If you’ve ever thought that recycling your plastic retail bags and other plastics is too difficult to even bother, you may want to think again.

Results of a study funded by the Plastics Division of the American Chemistry Council (ACC), show that more than 91 percent of the U.S. population has access to plastic bag recycling and nearly 75 percent have access to plastic film recycling.

The study concluded that most of that access comes thanks to more than 15,000 drop-off locations, most of which can be found at retail stores such as Wal-Mart and Target. The study noted that retailers have been recycling film and bag material for more than two decades, benefiting from revenue generated by selling scrap material and avoiding disposal costs.

Most recycled bags and film end up as composite lumber that can used for fences, benches, decks, door and window frames, and even playground equipment.

So what’s the difference between a plastic bag and plastic wrap and film? While both are recyclable, a plastic bag includes items such as grocery bags, t-shirt bags and retail bags with hard plastic and string handles removed, while plastic wrap and film includes items like newspaper bags, produce bags, furniture and electronic wrap, bread bags and Ziploc® brand Sandwich Bags.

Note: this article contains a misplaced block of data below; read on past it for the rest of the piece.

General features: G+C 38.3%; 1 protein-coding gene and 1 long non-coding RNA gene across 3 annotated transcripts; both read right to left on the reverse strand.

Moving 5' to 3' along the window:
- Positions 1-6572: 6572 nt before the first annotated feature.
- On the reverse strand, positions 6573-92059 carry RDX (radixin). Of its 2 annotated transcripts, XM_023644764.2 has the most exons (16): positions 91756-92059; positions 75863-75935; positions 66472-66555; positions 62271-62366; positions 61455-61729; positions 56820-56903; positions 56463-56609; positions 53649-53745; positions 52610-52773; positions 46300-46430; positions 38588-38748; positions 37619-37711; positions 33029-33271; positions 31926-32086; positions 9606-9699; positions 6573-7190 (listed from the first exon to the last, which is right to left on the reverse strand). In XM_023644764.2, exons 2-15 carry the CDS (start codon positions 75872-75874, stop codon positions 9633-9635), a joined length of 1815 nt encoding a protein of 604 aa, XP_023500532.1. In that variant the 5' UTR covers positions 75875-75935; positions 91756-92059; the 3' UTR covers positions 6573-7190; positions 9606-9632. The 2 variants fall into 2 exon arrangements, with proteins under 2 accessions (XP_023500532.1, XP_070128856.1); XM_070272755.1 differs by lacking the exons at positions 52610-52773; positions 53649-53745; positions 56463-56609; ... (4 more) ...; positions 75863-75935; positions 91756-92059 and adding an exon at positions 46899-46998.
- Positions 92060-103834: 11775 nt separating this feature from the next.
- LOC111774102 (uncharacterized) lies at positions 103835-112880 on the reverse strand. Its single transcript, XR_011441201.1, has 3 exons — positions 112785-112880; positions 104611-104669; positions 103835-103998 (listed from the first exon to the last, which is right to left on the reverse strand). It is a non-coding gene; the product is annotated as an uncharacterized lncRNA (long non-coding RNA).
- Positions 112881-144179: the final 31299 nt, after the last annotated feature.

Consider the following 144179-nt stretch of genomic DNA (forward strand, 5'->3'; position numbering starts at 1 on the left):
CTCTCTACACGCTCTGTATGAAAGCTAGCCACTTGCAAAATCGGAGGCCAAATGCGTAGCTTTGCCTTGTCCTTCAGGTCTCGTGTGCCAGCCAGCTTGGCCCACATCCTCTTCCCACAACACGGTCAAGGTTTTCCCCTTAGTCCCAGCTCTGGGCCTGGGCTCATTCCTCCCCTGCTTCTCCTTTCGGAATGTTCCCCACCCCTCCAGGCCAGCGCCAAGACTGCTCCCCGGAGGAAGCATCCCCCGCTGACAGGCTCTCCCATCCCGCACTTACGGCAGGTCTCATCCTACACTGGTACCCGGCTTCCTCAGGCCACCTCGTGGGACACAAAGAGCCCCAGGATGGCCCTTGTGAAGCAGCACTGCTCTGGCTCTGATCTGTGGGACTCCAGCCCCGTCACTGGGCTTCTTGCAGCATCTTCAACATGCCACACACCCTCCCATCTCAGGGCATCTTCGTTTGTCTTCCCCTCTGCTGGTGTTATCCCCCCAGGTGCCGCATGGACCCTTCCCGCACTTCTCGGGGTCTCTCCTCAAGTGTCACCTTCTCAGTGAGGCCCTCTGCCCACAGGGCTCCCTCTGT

The report concluded that, while the results show there’s widespread access to plastic bag and wrap recycling, the access is not being used to its full potential. The belief is that this is largely due to a lack of education and outreach promoting film, wrap and bag recycling.

Many household brands, such as Ziploc® brand, have been working diligent to rectify the situation and to make it easier for consumers to identify what products can be recycled and how. For instance, in addition to launching a recycling program a few years ago, Ziploc® brand introduced new packaging as part of How2Recycle, a program developed by GreenBlue, a nonprofit organization dedicated to sustainable packaging. The new labels include information about how Ziploc® brand bags and the packaging itself can be recycled. The labels indicate whether the box can be recycled with other paper goods, if the plastic bags are recyclable with plastic products at store drop-offs and even include special instructions such as “Recycle if Clean & Dry.”

Learn more about plastic bag recyclability and the recycling efforts of Ziploc® brand at www.Ziploc.com/Sustainability.